With a touch of self-criticism, Weber admits that his is unfortunately "not as well-organized as others." Most of all, he spent a lot of time involved in political and social causes. He worked for the German Students' Committee for three years -- one of them, ironically, as an educational adviser. He organized demonstrations and strikes to abolish tuition; he was elected spokesman of the Young Socialists in Cologne's Südstadt district; he became a committee member in the local center-left Social Democratic Party (SPD) organization; and he also tutored members of Cologne's premier youth soccer team. "In the past, people like me would have been completely normal at the university," Weber says. "But today we're unwanted."
The University of Cologne has forcibly exmatriculated a total of 32 students in courses of study that have now been eliminated. There are now special provisions for these students, says a university spokesman, who refers to their plight as a "minority issue." He is right, of course, given that it affects only 32 out of about 38,000 students. But the way this minority is being treated says a lot about how the majority of students are expected to go about their studies -- and certainly not with too many twists and turns.
That's exactly what happened to Sandra. The 28-year-old was forcibly exmatriculated during her 13th semester. Transferring to another university would have set her back. When she moved from the central German city of Marburg to Cologne, Sandra says she had to retake all of the courses she had already completed in her minor, history, because the University of Cologne had refused to recognize her credits. She also says she suffered from exam anxiety and had to work at an insurance company to make ends meet.
When she was thrown out, she says she had only been missing credits in Latin and had not passed an intermediate examination in her minor, history, which she was not allowed to take again without the Latin credits. She sought counseling for her exam anxiety and did relaxation exercises before the important Latin examination, but to no avail. "I'm sure I would have made it if I hadn't been under pressure because of the threat of being exmatriculated."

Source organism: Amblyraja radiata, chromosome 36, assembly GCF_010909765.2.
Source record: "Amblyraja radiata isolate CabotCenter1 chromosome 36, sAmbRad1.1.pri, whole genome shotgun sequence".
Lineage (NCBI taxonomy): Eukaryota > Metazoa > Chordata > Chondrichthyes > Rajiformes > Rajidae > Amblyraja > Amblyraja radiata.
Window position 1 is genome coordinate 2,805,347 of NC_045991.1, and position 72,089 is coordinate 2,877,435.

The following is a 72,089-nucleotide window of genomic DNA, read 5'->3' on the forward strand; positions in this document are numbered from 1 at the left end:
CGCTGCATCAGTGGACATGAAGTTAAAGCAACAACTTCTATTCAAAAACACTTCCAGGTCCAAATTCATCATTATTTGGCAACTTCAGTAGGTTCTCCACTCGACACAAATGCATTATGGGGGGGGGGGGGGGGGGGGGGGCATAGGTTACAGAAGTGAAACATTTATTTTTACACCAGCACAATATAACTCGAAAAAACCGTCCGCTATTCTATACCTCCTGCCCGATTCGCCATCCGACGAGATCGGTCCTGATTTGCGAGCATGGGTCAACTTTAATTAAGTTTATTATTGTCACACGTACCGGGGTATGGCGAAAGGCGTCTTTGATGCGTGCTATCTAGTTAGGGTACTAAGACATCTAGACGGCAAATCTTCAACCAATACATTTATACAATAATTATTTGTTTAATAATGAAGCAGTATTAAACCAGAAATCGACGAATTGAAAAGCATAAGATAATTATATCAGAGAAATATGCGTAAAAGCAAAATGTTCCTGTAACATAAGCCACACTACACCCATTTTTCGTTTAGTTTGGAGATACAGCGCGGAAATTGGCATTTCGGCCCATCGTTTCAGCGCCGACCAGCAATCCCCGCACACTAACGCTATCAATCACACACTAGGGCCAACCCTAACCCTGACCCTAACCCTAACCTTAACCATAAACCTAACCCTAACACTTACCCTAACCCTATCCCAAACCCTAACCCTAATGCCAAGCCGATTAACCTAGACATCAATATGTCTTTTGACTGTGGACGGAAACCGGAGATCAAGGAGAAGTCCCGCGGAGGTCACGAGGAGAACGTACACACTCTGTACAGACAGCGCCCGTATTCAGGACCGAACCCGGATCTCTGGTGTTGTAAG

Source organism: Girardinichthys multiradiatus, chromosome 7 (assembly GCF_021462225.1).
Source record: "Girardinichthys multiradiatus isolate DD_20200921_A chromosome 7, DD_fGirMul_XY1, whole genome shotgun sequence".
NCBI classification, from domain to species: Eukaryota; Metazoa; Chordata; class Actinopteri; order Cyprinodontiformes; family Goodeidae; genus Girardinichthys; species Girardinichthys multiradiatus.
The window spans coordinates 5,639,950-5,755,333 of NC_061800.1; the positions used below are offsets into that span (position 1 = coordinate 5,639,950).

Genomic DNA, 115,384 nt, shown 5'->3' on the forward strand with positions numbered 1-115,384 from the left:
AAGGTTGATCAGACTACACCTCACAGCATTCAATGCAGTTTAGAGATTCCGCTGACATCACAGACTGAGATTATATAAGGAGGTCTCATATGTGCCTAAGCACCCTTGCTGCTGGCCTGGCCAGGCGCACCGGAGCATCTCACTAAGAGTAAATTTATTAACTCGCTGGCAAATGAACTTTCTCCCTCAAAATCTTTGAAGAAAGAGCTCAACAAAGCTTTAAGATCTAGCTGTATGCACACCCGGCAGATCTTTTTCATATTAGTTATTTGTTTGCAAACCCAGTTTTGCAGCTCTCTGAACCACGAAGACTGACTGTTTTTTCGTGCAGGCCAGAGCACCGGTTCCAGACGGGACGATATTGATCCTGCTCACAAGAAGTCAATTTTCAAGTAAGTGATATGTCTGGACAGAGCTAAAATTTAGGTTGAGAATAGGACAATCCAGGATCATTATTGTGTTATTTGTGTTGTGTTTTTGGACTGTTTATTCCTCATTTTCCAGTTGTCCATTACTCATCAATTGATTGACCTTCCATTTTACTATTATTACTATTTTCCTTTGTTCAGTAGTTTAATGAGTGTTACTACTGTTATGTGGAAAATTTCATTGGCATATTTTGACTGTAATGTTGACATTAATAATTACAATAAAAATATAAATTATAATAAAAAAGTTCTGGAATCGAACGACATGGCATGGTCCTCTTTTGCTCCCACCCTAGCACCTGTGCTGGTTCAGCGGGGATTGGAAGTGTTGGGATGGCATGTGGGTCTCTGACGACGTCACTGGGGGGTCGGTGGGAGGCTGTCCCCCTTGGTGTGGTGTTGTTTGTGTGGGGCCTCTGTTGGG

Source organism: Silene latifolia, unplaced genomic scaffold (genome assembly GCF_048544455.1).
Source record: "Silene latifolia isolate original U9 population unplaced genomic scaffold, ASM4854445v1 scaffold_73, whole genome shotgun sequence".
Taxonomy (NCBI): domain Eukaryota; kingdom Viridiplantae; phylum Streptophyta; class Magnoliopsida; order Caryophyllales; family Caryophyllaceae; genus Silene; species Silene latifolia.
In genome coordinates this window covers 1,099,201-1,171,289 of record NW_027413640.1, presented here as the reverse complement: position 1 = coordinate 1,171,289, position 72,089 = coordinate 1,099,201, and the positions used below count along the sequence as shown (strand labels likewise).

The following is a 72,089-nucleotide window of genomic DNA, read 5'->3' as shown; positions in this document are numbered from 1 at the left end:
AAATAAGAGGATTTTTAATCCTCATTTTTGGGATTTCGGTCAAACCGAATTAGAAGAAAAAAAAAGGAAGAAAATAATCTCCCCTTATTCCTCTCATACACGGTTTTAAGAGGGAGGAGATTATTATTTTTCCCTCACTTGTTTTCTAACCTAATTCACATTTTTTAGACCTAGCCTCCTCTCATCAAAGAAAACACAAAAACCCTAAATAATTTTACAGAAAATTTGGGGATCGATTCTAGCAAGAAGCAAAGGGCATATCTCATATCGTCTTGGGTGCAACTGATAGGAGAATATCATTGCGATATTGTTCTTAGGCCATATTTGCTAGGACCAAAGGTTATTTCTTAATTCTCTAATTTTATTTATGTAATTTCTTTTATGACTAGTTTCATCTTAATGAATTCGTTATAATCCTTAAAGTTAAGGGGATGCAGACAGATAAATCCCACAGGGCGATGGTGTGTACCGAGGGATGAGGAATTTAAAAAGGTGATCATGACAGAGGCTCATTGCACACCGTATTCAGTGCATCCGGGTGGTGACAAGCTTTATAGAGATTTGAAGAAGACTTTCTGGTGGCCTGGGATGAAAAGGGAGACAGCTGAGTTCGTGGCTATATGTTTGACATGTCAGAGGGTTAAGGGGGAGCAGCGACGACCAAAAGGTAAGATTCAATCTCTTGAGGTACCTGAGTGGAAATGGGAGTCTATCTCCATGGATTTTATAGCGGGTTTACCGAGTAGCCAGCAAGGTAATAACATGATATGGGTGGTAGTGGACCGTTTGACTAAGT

Norbert Finzsch, a professor of Anglo-American history at the University Cologne, signed a letter of protest over the forced exmatriculations. As prorector, he was one of the people behind the Bologna Process reforms, but he isn't happy with the results. The reform should have included the option of attending school part-time, Finzsch says, adding that: "We fail to recognize the reality of the lives of students who often have to work half days."
Finzsch's sympathy for students who the university feels are taking too much time to complete their degrees stems from his own experience. The university where he teaches today once threw him out when he was a student there in 1976, after he had forgotten to re-register. In the midst of preparing for examinations, he suddenly found himself stripped of his library privileges, but he still managed to finagle his way into taking the exams. "I know what it means for people to simply be tossed out," he says now.
The Hidden Costs of Change
But how many deviations should a system allow, and how many mistakes should it forgive? How many semesters of study should a country be required to allow its students to attend? There are many good reasons to set limits on students' freedoms, at least as long as the higher education system is primarily funded with taxpayer money. But not everyone is aware of the fact that many students pay a price for being hurried along: stress.
"Since the beginning of the new millennium, new performance requirements for students have become increasingly characteristic," concludes the 11th Student Survey, the largest review of the conditions and views of German students. "For this reason," the survey continues, "the work culture, especially at universities, seems one-sidedly geared toward performance."